New York

Glen Baxter

Holly Solomon Gallery

Over the past decade Glen Baxter has developed a large and heterogeneous following for his particular mode of deadpan humor. Through postcards, calendars, books, and more recently, gallery-exhibited drawings, he has elaborated a broad-reaching cultural commentary whose medium, and main characteristic, is a razor-sharp, mordant wit. In this new show Baxter shifted his established practice into a new register, with mixed results.

On display were both Baxter’s well-known drawings-cum-texts and a new series of large-scale textless paintings. The former (all of them made of crayon and ink on paper and all from 1986 and ’87) employ the artist’s conventional format and graphic means in which pale colored images, executed in a style derived from illustrated children’s books, are yoked to oddly aberrant captions. Baxter’s sphere is one of strange encounters, in which jejune schoolboys consort with world-weary damsels, and humans with odd appendages engage in bizarre couplings. In one, for example, a betailed businessman brandishing a cane that ends in a lightbulb stands next to a cowboy in buckskin vest and sheepskin chaps sitting on the ground (There was no denying it was interesting but would it be enough to sustain a longterm relationship? pondered Pete, 1987). Much of Baxter’s gift lies in the imponderables set up by the slightly disjunctive, utterly deadpan text, which in no way explains the imagery but leaves the viewer in a dreamlike, equivocal state. And the other is his talent for literalizing our neuroses: Every Tuesday, Joan would wind Nigel up for his thirty minutes of intimidation and abuse reads one caption under a picture of a chubby-cheeked British schoolboy being cranked up from a well by a woman. In these drawings, there are few of the hip theoretical references that marred Baxter’s earlier work, and a leaner, more assured play with contemporary life.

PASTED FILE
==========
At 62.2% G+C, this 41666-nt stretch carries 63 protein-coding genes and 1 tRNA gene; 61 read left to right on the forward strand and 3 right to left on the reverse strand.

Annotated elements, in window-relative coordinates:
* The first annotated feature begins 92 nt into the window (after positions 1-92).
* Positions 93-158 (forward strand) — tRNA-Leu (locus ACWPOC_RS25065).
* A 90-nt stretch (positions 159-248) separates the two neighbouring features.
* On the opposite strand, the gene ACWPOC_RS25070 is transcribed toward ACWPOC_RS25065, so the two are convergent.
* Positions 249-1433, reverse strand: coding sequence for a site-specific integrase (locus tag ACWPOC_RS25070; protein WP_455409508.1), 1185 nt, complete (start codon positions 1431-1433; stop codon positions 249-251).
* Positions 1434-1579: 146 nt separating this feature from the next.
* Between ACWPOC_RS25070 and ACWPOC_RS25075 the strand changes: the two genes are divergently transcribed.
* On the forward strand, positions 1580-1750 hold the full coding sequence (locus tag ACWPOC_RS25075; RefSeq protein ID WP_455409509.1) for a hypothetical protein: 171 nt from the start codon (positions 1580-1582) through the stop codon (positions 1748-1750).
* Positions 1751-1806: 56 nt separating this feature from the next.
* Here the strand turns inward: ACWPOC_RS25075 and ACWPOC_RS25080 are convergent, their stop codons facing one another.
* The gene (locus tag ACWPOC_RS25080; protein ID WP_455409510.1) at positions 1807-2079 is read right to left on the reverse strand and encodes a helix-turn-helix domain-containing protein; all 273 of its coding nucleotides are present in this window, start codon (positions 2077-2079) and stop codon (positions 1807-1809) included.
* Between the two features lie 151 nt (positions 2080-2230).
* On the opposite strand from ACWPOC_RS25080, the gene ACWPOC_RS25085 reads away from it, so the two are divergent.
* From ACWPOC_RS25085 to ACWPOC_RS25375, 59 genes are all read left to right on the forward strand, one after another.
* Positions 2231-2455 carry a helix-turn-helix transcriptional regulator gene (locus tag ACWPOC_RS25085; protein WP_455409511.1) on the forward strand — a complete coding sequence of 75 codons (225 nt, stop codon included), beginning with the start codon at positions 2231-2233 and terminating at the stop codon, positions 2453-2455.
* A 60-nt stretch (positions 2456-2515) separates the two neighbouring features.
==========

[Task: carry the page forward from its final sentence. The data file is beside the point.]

In his new paintings and large-scale drawings, Baxter seems to attempt to produce the ambiguities of the other works without resorting to the imbroglios of words. No texts here: only dense, compacted spaces that are arranged into ambiguous depths through irregular abstract panels of orange, mauve, and other pastel hues. Against these, Baxter places irreconcilable combinations of elements, such as a ladder leading to nowhere, a truncated column, a tree trunk, cones, cylinders, and billowing clouds. Often Baxter maintains a human scale by interposing a shadowy or simply outlined figure, as in Meditations in Furnishings, 1987, in which a man is shown sitting in an armchair, confronted by a dizzying kaleidoscope of decorating devices. Despite the seductive allure of Baxter’s rendering skills, the loss of text in these works is problematic, as the viewer too easily becomes mired in a fetishistic contemplation of pictorial nuances. One misses the dry, gritty power of the earlier works and looks forward to Baxter’s successful resolution of these inherent linguistic contradictions.

Kate Linker